EVENT | Does our language shape who we are?

On the second day of the International Summit of Languages and Cultures, the debate was focused precisely on that, the relationship of languages and their cultural behaviour and consequences. How do languages shape our identity? Is it something that needs to be legally regulated or else should we believe in the power of its users? Can the use of a certain language be understood as a political act? These are some of the questions that arose during the discussion.

As an international summit, for me it was very valuable to know the stories of people with such different backgrounds; people whose mother tongue was minoritized, people who did not speak in what “should be” (in the sense of being born in the country where the language is the official one) their mother tongue, and people who understood language as a political tool. This environment truly reflected how something as common as languages is really a matter of discussion, perhaps not always given the attention it really deserves, since every single person has their own mother tongue.

For me, one of the most interesting topics were minority and minoritized languages. The difference between these two terms relies on the fact that the first one refers to a language whose users are a minority in terms of users; however, the latter term has a more political approach and refers to the systematically (by the government, associations, society, etc.) undermined and persecuted language. This has direct repercussions to users’ identity, and it is a complete violation of human rights. Languages are used to express emotions, contradictions, fears, dreams and to communicate with other people. Therefore, an attack on your mother tongue is automatically an attack on your cultural heritage and on your identity as a community; sadly, we have seen and we still see this kind of vulnerations in Latin America, in southern Asia and in several African countries.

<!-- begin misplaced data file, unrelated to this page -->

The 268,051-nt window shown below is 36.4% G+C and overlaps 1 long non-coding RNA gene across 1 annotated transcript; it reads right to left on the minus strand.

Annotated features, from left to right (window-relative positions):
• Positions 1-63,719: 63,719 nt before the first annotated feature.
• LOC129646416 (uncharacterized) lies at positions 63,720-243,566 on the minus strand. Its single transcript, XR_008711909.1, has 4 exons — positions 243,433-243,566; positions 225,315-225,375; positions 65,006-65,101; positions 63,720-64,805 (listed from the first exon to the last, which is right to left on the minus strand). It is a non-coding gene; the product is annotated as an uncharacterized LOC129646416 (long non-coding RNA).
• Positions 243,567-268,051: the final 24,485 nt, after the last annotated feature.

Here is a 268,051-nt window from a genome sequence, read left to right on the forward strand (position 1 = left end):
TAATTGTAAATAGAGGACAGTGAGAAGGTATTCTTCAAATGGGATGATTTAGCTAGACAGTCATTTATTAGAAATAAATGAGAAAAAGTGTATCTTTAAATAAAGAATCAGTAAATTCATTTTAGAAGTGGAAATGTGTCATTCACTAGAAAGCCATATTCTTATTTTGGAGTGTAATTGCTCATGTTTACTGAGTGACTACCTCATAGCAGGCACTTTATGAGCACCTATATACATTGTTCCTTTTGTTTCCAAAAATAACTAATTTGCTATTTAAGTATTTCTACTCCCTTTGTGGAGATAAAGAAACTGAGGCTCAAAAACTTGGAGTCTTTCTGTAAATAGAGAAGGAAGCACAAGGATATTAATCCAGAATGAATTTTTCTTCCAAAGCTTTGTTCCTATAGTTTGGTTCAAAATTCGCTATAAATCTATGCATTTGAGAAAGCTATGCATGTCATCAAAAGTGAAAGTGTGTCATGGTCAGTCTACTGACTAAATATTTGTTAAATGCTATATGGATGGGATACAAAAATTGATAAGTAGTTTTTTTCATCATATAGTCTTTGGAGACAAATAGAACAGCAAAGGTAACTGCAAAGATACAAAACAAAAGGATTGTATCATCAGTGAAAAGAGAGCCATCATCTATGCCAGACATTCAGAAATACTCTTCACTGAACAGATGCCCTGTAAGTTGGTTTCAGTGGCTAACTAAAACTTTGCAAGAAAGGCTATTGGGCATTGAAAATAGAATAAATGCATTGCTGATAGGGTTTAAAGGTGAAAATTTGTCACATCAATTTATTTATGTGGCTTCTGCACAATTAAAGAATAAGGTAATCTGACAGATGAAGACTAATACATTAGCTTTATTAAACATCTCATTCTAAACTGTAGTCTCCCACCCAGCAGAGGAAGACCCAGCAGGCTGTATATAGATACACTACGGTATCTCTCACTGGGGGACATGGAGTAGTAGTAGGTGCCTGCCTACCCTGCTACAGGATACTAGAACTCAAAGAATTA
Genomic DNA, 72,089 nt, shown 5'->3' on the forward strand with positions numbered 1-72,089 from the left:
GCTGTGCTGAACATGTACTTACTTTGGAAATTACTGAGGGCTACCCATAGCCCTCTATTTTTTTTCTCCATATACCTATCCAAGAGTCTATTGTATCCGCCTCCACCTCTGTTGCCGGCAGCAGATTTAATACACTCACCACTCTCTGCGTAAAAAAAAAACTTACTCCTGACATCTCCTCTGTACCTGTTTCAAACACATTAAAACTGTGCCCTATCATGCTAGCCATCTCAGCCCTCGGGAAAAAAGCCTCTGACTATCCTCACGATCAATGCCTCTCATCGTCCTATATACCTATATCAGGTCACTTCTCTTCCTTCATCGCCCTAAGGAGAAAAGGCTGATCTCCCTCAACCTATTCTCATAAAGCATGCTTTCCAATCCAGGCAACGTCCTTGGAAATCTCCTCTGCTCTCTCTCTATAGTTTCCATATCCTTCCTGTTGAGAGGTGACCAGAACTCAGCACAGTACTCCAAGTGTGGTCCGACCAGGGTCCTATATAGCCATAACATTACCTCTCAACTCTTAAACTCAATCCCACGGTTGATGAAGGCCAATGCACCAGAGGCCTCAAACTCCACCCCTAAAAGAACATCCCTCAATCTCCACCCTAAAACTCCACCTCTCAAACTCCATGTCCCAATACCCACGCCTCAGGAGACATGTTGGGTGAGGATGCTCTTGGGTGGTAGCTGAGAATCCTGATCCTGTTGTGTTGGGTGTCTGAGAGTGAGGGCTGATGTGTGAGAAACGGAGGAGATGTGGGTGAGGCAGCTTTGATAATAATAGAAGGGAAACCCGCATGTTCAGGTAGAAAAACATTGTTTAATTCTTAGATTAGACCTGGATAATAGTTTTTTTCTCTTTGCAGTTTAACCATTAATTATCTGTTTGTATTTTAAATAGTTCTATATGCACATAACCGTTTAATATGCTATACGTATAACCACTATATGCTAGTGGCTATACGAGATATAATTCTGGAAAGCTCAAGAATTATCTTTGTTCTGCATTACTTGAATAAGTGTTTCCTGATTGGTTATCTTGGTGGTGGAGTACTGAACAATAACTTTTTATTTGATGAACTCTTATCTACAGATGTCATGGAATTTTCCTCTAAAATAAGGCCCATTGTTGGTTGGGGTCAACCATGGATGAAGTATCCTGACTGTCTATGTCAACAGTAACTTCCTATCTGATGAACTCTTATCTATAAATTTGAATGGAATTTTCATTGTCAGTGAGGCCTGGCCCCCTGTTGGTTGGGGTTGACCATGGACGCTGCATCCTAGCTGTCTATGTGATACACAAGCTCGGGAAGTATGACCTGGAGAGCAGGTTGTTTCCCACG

At the same time, I believe the spread of technology, Artificial Intelligence and social media, in general, will help to raise awareness on these topics that should not only concern those affected but everyone as language users. Creating an online community could help users to develop their skills and to normalise and prompt their mother tongues. It is true that English has become the lingua franca par excellence and that its learning is important, but we should not forget to also boost the use of our mother tongue and everything it implies. At the end of the day, the more languages you learn, the more perspectives you have on life.